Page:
Wayne Gretzky and I share a few things in common. Sure he has outpaced me in minor matters like international fame, Stanley Cup rings and burgeoning bank accounts. But for 22 years I’ve matched him stride for stride in the relational event called marriage.
He married Janet and I wed Cheryl on July 16, 1988, just miles apart in Alberta. Guests at our wedding wondered aloud if anyone had shown up at the Gretzky event. Newspapers the next day proclaimed that a few had; I was glad for the couple.
Updates on the Gretzky union have been limited to quick perusals of “trusted” periodicals lining grocery check-outs. My marriage has been easier to monitor, and I’d conservatively grade it in the high 90s.
Passing of years has not diminished our passion. A glimpse of my bride still makes my heart perform back-flips. Sometimes I burst into ballad: “Wild thing, you make my heart sing. You make everything groovy.”
After sitting in the matrimonial classroom for 22 years, I’m convinced the raw ingredients of a healthy marriage are consistent no matter our measure of fame, fortune or lack thereof. All who are willing can fan a marital spark into a relational fire that blazes bright and lasts a lifetime.
Commitment to doing the “little” things well is crucial.
Cheryl and I choose to respect differences – and we are very different. This morning is a prime example. I’m propped in bed pecking at my laptop, toying with words and phrases. She’s at the pool swimming her daily 70 lengths. We’ll both arrive at the breakfast table shortly, refreshed and rejuvenated.
I use lines to accomplish that purpose, she chooses lengths. She’ll ask about my writing and I’ll inquire about her swim, but we both know that tomorrow our roles will not suddenly be reversed with her poised over a keyboard and me slicing majestically through the water. It’s just not going to happen – and we’re okay with that.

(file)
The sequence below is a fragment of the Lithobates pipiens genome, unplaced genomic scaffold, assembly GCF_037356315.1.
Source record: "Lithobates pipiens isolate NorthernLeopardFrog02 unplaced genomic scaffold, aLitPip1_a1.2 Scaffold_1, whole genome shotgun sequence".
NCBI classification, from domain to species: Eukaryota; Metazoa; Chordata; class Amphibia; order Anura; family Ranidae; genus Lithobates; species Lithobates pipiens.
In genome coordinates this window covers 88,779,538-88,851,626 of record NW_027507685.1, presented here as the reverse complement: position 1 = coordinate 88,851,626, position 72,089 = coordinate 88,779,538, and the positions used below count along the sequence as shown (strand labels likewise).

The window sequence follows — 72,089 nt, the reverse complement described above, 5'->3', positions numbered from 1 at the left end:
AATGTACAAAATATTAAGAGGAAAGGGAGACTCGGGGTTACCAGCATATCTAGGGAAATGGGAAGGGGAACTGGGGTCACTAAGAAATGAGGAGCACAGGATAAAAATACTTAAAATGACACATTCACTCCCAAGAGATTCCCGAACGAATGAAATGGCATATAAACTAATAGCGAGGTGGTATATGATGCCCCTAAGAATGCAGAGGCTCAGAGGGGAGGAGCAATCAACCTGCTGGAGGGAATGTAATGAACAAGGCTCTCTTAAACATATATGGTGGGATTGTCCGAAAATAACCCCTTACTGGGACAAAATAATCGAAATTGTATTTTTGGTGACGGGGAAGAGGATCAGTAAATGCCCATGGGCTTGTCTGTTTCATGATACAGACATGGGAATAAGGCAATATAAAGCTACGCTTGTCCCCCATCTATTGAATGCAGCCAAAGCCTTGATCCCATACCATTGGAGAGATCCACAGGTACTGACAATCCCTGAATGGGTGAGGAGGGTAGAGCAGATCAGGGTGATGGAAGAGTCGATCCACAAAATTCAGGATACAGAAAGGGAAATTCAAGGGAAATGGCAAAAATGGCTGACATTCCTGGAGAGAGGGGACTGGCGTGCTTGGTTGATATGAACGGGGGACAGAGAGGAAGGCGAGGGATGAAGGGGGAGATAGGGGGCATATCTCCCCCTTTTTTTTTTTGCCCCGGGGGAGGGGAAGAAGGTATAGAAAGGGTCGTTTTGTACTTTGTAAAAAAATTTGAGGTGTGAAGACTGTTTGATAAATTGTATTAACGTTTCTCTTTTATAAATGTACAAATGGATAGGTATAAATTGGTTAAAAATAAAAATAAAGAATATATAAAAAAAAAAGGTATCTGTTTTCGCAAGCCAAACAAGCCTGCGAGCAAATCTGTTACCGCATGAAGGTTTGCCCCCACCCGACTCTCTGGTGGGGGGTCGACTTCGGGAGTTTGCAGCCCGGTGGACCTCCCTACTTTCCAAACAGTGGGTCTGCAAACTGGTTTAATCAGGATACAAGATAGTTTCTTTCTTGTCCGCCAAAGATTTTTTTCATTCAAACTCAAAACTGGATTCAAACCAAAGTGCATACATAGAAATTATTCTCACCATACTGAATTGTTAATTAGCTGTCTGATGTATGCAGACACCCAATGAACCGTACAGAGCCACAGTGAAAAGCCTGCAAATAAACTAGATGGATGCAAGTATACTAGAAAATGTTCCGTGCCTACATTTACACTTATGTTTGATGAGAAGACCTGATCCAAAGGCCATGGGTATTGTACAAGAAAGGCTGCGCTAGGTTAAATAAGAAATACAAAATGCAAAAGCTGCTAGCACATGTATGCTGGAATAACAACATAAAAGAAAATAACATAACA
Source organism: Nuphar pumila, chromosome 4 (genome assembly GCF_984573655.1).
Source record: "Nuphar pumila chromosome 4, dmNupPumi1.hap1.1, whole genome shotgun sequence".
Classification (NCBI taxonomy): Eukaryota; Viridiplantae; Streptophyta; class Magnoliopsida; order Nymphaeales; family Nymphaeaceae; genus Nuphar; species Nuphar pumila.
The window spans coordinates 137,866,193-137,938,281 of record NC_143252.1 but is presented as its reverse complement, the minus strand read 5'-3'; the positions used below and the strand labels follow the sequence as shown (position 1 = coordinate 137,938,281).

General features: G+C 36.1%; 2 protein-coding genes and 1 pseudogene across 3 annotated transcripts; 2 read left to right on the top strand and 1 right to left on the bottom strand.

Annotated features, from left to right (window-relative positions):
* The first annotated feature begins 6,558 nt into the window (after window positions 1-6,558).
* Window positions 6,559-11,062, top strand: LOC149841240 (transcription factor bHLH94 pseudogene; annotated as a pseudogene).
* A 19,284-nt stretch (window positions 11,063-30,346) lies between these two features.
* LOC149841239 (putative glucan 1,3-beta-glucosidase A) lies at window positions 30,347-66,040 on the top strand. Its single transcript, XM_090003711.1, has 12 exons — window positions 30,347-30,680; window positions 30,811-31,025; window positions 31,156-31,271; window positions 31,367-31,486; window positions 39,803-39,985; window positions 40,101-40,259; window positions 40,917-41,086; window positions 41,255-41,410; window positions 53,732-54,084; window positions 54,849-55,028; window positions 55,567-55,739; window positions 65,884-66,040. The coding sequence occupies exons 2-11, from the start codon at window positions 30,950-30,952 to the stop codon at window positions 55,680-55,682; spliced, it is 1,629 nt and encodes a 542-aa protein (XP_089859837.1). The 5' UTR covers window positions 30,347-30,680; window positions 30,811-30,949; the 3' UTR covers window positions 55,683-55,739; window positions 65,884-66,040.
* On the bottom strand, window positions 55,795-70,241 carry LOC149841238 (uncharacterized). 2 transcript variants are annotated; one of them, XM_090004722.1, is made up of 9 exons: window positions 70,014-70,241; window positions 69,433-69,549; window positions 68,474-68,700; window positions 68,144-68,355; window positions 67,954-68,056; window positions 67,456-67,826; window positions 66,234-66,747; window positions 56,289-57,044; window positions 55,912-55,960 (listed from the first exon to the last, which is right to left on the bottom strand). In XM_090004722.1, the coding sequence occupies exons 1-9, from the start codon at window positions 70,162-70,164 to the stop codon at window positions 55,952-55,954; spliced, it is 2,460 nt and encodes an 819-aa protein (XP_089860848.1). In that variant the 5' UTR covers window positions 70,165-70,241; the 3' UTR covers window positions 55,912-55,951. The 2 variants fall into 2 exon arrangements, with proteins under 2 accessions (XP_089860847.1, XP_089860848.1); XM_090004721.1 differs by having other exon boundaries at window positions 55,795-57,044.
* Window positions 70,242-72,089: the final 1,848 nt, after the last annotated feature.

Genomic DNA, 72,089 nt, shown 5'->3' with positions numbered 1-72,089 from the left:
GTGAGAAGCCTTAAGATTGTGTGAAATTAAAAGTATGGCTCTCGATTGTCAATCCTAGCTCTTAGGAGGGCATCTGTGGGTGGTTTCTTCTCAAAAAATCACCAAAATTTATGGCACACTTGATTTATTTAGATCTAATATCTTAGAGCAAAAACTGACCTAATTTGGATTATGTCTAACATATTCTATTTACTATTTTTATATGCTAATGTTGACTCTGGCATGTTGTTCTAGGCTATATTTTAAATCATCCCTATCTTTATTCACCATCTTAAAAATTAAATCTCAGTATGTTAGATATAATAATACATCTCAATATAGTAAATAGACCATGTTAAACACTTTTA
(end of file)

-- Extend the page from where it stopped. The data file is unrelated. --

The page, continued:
Recognizing and admiring unique abilities in a spouse is part of a healthy relationship. Conversely, ongoing critiquing of differences results in an atmosphere of negativity. Thriving becomes difficult, often impossible.
While respecting differences, we have also learned to celebrate similarities. Wise couples discover common ground and choose to meet there; on the battlefield of a backgammon game, the sandy shores of a nearby beach or the corner table in a favorite java joint. The fruit of such strategic rendezvous is colorful conversation, sharing of dreams and contagious laughter. Yes, the land of similarities is a pleasant place to frequent.
Ignoring similarities or berating differences has taught us to value a third relational tool -repentance. Winner of the most-vital-marital-phrase contest is, “I love you” but a close runner-up is “I’m sorry, will you forgive me.” Interpretation: “I messed up. Could you find it in your heart to wipe my slate clean once again?” Though not included in the Canada Food Guide, regular consumption of humble pie is an important part of every healthy spousal diet.
July 16th looms large on our marital horizon. I’ll book the day off and we’ll stroll a favorite river trail, holding hands and people-watching; two middle-aged starry-eyed lovers thrilled about the prospect of growing old together. We’ll reminisce and dream and giggle like kids ‘till the sun slips low, announcing the completion of another segment of this journey called “as long as we both shall live.”
“…the raw ingredients of a healthy marriage are consistent no matter our measure of fame, fortune or lack thereof.”
Rod Barks is a Saskatchewan pastor and can be reached at email@example.com